Monthly Archives: March 2012

Shopping in Bangalore

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After returning from Mumbai, Kim and Leti were going to spend a day in Mysore, but they were just too exhausted from our Mumbai experiences. So instead we focused on shopping in Bangalore–something that is very fun to do in this town! We started at Safina Plaza. The interior courtyard had an open air market where we sampled and bought lots of spices and candies.

Kim and Leti got bangles, shawls, wall hangings and more handbags. I got a beautiful Salwar Kameez set-which was altered on the spot in about five minutes by some guys with sewing machines at the top of the stairs!

Mom got a bedspread. Kaden got some rings. After maybe too much shopping, we headed to one of the best Chinese buffets in town–Mainland China. Below, Kaden and Leti are playing the game Angels and Assassins that Carson insisted that we do. We had trouble understanding the rules and that got him very upset!

On the way home, we stopped at a roadside watermelon stand to get some watermelon to bring to a picnic the next day. They weight it on a scale–10 rupees a kilogram.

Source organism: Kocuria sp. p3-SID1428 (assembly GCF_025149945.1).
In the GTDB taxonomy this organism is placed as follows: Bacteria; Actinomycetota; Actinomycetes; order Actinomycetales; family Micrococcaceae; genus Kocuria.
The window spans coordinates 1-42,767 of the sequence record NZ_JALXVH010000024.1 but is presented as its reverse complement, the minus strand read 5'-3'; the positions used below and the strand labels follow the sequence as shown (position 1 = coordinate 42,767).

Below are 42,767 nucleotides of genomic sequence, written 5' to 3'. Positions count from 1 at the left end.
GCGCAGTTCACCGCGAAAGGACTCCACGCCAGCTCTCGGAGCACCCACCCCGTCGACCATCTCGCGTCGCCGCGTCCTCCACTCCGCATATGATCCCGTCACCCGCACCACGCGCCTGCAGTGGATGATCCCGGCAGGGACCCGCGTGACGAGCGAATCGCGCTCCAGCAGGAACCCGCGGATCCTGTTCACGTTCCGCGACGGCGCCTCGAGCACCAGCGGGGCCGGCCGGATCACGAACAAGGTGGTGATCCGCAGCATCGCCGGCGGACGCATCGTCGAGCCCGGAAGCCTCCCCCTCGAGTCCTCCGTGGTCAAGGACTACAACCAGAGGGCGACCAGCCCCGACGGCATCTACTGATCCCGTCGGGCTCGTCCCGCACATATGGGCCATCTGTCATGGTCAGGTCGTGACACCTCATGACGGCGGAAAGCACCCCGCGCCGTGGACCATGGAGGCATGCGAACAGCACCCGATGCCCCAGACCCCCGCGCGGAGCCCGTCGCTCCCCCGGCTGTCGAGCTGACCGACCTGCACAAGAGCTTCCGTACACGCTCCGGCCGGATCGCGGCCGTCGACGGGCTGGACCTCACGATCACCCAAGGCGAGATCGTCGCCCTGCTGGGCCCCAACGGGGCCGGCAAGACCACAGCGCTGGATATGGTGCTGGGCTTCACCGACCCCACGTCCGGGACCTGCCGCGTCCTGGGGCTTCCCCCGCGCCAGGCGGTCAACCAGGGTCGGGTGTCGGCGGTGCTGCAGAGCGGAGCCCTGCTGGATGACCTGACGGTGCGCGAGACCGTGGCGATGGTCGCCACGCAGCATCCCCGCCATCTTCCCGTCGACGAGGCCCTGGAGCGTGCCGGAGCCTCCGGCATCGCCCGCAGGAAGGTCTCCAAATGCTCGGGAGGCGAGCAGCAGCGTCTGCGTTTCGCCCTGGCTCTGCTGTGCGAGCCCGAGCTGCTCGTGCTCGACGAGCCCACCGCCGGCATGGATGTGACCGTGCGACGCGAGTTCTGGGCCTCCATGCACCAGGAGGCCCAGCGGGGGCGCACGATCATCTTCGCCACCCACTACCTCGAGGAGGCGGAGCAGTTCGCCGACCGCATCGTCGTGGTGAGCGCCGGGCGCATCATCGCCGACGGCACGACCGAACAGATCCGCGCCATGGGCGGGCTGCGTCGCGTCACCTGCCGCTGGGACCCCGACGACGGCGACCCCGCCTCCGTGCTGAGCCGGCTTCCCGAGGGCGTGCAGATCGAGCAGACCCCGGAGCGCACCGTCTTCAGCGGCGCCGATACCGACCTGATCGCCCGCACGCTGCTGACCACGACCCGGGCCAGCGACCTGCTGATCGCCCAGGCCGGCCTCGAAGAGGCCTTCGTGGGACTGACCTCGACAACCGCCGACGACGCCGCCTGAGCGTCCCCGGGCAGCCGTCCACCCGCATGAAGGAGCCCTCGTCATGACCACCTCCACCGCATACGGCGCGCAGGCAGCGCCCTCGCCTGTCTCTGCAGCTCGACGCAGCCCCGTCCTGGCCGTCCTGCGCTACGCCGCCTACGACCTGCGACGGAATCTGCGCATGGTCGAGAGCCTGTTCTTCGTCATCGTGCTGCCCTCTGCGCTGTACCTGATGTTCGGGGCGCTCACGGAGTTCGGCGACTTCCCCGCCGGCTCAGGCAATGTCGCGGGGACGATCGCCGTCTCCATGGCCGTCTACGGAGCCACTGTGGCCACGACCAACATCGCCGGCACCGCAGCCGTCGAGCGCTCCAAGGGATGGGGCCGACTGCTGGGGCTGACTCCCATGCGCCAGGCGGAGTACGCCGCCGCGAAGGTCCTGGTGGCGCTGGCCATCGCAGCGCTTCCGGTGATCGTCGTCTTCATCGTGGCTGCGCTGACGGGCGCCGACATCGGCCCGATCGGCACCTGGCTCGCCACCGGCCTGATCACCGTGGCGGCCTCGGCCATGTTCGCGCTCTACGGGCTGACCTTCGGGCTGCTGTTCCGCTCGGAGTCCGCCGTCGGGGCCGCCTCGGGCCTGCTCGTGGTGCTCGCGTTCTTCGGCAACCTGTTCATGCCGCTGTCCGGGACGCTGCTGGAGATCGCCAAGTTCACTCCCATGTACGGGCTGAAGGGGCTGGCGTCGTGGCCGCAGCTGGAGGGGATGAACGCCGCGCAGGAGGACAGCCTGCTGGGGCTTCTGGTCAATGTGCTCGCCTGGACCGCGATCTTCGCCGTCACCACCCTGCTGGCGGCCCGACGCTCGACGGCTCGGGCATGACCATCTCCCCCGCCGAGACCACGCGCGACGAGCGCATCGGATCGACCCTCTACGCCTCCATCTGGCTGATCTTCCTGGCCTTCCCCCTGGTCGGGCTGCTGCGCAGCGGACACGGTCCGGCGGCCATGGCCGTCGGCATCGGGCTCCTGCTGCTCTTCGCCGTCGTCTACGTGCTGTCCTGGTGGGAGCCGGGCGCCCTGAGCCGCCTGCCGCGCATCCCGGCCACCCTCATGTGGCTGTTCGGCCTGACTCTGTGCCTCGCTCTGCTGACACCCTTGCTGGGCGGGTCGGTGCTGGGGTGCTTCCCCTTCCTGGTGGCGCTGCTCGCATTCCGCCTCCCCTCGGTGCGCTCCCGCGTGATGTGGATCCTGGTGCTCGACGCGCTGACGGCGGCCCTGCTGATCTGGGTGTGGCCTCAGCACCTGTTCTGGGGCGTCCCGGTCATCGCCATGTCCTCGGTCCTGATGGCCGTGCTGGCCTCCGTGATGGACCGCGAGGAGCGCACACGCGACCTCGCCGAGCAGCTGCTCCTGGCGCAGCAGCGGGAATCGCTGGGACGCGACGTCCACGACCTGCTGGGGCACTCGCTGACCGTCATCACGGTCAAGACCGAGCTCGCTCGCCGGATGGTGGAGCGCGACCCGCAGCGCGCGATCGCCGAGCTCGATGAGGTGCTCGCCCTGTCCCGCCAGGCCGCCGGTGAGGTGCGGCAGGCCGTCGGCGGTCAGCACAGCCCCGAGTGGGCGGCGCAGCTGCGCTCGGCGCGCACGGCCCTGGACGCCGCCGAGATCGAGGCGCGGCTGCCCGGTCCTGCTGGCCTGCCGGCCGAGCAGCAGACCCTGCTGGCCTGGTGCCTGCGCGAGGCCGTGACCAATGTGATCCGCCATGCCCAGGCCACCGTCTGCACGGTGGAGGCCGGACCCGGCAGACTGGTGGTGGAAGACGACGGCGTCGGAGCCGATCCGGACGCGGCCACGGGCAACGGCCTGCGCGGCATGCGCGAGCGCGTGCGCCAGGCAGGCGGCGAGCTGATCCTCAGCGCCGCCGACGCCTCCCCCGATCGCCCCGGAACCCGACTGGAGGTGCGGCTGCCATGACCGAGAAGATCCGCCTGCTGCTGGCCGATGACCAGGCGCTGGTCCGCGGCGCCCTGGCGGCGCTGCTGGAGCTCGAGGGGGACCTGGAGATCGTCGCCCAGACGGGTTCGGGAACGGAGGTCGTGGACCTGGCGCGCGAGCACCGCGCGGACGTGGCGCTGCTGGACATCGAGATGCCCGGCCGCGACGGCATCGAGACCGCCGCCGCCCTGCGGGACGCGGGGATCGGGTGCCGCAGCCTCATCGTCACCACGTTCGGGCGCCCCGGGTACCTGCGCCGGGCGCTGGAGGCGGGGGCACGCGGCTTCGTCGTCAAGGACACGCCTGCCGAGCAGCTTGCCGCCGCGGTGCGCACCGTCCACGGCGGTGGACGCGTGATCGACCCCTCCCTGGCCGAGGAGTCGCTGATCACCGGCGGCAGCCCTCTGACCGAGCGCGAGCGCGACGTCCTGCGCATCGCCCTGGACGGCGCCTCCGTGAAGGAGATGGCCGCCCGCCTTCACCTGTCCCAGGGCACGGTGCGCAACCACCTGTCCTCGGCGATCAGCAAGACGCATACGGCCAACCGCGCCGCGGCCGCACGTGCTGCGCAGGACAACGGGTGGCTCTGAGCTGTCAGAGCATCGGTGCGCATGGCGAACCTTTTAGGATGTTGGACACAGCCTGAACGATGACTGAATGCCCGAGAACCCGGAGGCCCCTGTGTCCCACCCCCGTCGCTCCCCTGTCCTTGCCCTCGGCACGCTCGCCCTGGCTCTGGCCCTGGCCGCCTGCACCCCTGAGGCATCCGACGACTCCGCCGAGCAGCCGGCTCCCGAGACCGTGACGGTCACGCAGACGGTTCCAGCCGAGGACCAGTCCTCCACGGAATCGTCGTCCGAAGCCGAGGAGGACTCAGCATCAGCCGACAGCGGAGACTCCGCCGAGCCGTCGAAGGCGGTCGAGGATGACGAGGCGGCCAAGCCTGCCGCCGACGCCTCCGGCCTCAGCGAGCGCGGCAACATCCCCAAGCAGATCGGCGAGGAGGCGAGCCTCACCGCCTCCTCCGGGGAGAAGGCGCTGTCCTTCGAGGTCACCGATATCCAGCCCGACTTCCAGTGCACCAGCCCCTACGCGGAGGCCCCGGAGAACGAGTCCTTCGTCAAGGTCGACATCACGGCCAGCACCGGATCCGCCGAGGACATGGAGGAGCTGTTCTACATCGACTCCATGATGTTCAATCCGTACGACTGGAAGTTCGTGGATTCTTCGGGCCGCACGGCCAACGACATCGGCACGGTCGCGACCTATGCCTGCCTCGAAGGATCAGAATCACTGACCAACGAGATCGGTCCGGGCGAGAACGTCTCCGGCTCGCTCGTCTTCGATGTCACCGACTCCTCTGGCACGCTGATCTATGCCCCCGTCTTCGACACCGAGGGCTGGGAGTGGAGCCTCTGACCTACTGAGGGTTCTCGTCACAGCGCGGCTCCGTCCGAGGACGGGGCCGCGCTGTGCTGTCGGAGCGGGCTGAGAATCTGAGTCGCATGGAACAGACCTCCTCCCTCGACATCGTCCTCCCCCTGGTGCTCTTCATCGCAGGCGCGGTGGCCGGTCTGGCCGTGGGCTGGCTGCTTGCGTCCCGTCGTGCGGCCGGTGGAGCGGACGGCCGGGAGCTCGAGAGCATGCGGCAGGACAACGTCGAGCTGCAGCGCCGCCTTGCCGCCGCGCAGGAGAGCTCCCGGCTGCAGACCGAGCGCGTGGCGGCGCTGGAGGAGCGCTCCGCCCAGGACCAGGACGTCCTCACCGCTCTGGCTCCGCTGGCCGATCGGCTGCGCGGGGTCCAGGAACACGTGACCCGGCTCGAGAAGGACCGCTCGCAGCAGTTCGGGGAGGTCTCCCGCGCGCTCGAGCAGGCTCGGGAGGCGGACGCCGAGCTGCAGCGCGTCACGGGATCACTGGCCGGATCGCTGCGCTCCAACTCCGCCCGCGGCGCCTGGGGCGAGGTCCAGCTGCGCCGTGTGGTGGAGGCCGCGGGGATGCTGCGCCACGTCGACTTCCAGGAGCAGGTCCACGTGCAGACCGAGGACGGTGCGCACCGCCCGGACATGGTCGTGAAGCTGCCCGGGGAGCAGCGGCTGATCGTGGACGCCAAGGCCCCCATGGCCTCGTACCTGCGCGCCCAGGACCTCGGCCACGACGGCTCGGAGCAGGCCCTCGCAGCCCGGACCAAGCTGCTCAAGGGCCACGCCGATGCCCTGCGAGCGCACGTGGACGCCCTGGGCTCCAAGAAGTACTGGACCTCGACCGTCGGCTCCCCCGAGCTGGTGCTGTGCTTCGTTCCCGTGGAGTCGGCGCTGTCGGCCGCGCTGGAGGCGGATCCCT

Kim and Leti in the back seat of the Innova helping Kaden play a geography game on the IPad

Some photos taken by Kim and Leti while we drove about town. Below is the lake that we pass on the way to school. It used to be an important bird sanctuary but encroaching development is shrinking the water table.

A sign by my yoga class–please pick up after your dog, with dog poop right below it.

  

Signs of the ongoing construction in Bangalore–the beginnings of a sky-high metro rail system that will connect the airport with the downtown. We struggle through this construction daily to get to our house.

The barbed wire fencing around our community. Which both kids claim “I touched it and it’s not sharp at all!” Why are they touching it? Sigh.

The Ganesh blessing the community, cared for each day by Mr. Yadov.

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Mumbai, Oh My….